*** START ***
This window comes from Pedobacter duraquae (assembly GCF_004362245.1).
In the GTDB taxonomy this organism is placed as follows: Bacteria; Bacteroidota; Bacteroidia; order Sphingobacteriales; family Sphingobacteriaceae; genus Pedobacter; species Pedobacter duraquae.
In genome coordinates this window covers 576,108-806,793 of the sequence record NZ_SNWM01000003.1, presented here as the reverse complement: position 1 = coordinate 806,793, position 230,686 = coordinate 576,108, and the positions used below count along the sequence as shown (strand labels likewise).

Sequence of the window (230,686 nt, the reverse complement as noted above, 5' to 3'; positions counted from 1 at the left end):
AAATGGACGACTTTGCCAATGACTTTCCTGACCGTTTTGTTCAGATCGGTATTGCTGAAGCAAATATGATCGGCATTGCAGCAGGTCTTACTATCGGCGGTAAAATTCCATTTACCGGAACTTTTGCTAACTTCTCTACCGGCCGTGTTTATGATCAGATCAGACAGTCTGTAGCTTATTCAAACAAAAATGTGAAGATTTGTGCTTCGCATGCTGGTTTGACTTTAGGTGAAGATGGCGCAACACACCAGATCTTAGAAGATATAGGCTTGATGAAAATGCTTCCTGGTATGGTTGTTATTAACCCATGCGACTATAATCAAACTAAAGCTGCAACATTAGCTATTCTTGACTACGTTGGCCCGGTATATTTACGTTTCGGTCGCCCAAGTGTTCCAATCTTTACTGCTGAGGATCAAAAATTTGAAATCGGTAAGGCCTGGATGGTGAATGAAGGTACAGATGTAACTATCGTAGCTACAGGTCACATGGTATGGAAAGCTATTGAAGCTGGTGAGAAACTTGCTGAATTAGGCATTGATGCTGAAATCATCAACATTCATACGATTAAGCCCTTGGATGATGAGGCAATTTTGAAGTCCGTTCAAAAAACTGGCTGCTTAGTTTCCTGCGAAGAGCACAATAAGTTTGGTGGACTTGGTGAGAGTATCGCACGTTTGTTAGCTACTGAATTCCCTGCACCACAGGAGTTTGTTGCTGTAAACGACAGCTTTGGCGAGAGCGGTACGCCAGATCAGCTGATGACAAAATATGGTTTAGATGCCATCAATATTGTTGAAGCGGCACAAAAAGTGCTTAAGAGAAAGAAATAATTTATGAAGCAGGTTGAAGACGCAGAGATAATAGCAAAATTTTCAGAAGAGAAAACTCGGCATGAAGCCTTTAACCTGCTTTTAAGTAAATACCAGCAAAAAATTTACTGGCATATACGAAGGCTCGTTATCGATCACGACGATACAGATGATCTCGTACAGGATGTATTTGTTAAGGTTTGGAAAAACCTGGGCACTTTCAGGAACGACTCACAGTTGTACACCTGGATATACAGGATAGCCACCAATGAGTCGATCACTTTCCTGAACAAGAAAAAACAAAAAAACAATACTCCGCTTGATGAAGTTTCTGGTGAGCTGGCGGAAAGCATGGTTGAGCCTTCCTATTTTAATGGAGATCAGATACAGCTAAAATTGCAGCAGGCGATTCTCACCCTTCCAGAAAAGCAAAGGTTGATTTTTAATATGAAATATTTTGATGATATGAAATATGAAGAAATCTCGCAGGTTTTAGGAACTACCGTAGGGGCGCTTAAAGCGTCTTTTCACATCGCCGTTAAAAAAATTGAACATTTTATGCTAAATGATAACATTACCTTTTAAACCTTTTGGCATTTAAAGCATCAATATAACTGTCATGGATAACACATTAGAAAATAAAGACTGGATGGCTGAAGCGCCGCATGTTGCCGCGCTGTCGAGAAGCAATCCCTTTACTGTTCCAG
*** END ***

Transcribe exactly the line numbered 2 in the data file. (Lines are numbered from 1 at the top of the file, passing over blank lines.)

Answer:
In the GTDB taxonomy this organism is placed as follows: Bacteria; Bacteroidota; Bacteroidia; order Sphingobacteriales; family Sphingobacteriaceae; genus Pedobacter; species Pedobacter duraquae.